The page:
// arthitectural / Architecture / Nico van der Meulen Architects | Cal Kempton Park house

Nico van der Meulen Architects | Cal Kempton Park house

Architecture Nico van der Meulen Architects | Cal Kempton Park house

Nico van der Meulen Architects | Cal Kempton Park house When Nico van der Meulen Architects received the brief, it presented a fairly large house with a separate accommodation for the client’s 3 adult kids. To accommodate that and thanks to its location in a private estate, the house was designed to be open to the street with a glass link across a koi-pond as the entrance which separates the guest wing and son’s suite from the rest of the house.

Nico van der Meulen Architects | Cal Kempton Park house

Nico van der Meulen Architects | Cal Kempton Park house

Nico van der Meulen Architects | Cal Kempton Park house The crescent profile of the stands determined the shape of the house towards the street and house was kept as far south on the stand as possible, as this was somewhat shallow towards the north. To get enough light into the house the architects designed double volume windows, deeply shaded to only allow winter sun into the living areas.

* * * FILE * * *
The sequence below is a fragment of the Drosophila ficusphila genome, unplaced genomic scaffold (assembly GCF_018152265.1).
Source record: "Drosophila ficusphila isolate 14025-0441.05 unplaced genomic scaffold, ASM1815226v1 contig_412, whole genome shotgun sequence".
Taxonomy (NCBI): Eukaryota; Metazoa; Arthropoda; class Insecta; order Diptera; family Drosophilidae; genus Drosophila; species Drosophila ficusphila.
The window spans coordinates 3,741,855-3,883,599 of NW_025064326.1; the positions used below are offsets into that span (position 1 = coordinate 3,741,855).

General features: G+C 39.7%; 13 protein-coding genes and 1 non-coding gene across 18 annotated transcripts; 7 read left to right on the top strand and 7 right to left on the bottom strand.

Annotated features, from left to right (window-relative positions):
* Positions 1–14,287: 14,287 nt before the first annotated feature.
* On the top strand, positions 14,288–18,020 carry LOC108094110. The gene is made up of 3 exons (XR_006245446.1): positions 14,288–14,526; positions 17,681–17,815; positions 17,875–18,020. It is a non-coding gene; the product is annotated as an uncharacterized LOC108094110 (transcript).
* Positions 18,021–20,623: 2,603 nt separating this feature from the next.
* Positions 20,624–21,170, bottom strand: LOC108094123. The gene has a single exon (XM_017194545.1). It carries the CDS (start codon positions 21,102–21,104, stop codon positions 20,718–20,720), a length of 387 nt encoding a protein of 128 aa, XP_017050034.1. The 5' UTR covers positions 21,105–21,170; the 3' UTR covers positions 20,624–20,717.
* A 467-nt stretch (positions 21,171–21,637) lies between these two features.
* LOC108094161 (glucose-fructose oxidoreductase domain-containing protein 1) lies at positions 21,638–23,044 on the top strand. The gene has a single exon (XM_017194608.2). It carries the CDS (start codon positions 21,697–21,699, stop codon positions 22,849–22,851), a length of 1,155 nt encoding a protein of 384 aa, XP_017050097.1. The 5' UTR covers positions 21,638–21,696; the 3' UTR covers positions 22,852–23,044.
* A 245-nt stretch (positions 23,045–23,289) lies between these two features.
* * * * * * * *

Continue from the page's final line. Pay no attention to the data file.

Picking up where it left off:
Nico van der Meulen Architects | Cal Kempton Park house

Nico van der Meulen Architects | Cal Kempton Park house The guest wing, where the son’s bedroom is situated, consists of a gym, guest suite, double garage, a lounge/study and a suite.  The two other kids were able to have their own north-facing suites and accompanying lounges. For each room, Nico van der Meulen Architects planned balconies on both the north and the south side.

Nico van der Meulen Architects | Cal Kempton Park house

Nico van der Meulen Architects | Cal Kempton Park house

Nico van der Meulen Architects | Cal Kempton Park house

Nico van der Meulen Architects | Cal Kempton Park house The contemporary style is rendered thanks to the light-filled areas, the blending of indoor and outdoor through the sliding and folding doors that let one through to the lanai and the bar as well as the breakfast and family areas, or to the pool and the internal atrium. Two beams were used to prevent boring corner columns in the entrance and living area, so as to enable the removal of the corner columns.  The street façade was deliberately fragmented to avoid a huge monolithic structure, and to create interesting details as one moves along the street boundary.

Location: South Africa
ArchitectNico van der Meulen Architects

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